Affordability and a generous supply of vacant brick-and-beam architecture have helped Hamilton draw a growing share of creative industries — facts that the owners of a historic downtown manufacturing facility are now actively promoting to Toronto urbanists and investors. Dubbed an “exploration” of the former Cannon Knitting Mills’ potential, the Toronto chapter of the Urban Land Institute (ULI) has scheduled a road trip next week for a tour and an evening of discussion in the sprawling structure’s empty boiler room.
“Hamilton has become one of the most exciting stories in the GTHA (Greater Toronto and Hamilton Area) and the Cannon Knitting Mills symbolize this city’s amazing revitalization narrative,” asserts Richard Joy, ULI Toronto’s executive director. “As a body that is focused on the health and future of our cities, we wanted to conceive of a way to get our membership into this building and get them thinking of its future.”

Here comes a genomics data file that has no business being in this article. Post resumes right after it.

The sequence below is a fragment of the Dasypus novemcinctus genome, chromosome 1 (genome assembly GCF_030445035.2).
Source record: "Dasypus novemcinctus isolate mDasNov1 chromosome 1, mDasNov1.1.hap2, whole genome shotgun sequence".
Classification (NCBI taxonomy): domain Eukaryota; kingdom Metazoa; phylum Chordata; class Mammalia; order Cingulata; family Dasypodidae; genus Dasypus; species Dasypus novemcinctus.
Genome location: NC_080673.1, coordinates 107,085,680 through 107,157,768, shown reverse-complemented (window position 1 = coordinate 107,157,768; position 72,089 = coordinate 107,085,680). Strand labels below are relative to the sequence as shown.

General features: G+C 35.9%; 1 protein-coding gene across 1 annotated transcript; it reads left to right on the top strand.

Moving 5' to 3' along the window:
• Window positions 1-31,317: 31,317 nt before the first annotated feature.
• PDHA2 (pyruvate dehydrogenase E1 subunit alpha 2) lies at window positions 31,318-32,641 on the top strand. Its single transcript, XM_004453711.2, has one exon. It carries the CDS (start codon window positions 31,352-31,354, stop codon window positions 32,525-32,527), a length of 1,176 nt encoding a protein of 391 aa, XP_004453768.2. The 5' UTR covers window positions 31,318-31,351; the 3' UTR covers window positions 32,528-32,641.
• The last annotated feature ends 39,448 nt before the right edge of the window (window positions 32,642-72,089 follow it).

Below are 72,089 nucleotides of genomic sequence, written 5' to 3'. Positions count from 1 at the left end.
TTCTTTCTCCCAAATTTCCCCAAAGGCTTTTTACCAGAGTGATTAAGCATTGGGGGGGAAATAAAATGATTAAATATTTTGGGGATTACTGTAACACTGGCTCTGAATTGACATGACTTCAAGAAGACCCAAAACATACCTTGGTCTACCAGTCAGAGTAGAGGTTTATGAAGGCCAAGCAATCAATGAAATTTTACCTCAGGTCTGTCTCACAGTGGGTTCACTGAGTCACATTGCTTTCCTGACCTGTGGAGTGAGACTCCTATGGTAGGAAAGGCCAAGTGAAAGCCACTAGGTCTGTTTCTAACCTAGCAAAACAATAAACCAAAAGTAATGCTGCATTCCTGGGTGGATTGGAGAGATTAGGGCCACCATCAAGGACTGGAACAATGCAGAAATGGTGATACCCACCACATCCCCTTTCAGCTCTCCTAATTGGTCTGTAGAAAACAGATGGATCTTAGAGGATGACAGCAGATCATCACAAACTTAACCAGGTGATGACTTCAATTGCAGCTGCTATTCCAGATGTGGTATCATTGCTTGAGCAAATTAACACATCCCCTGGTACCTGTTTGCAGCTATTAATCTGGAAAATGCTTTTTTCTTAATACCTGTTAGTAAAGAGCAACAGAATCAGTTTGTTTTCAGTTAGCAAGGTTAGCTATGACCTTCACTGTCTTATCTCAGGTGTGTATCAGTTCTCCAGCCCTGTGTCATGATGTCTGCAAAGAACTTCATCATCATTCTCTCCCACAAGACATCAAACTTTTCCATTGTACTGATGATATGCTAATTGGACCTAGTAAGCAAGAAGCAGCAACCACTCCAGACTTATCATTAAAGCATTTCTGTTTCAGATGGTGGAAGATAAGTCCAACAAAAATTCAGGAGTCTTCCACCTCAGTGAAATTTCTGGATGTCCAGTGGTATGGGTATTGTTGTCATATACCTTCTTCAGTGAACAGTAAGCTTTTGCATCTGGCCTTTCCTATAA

Hamilton Realty Capital Corporation purchased the 110,000-square-foot complex in 2011, saving it from threatened demolition. Consisting of five linked structures built between 1854 and 1950, the owners suggest the former Mills could accommodate a mix of residential, retail, office, classroom, studio and gallery space, and even a light industrial venture such as micro-brewery. Yet, thus far, few prospective tenants have emerged.
“Inviting the ULI’s membership into the space will hopefully spark their imagination, and get people thinking towards a viable future,” says Glen Norton, manager of urban renewal for the city of Hamilton.
The activities begin with a tour of some of the city’s notable redevelopment projects, including the Royal Connaught and the waterfront district. Later discussion will be animated with input from Robin Kay, president of the Fashion Design Council of Canada; Rob Spanier, president of Live, Work, Learn, Play; David Premi of dpai architecture and interiors; Tim Protocic, founder of Supercrawl; and Julian Smith, dean of the Willowbank School of Restoration.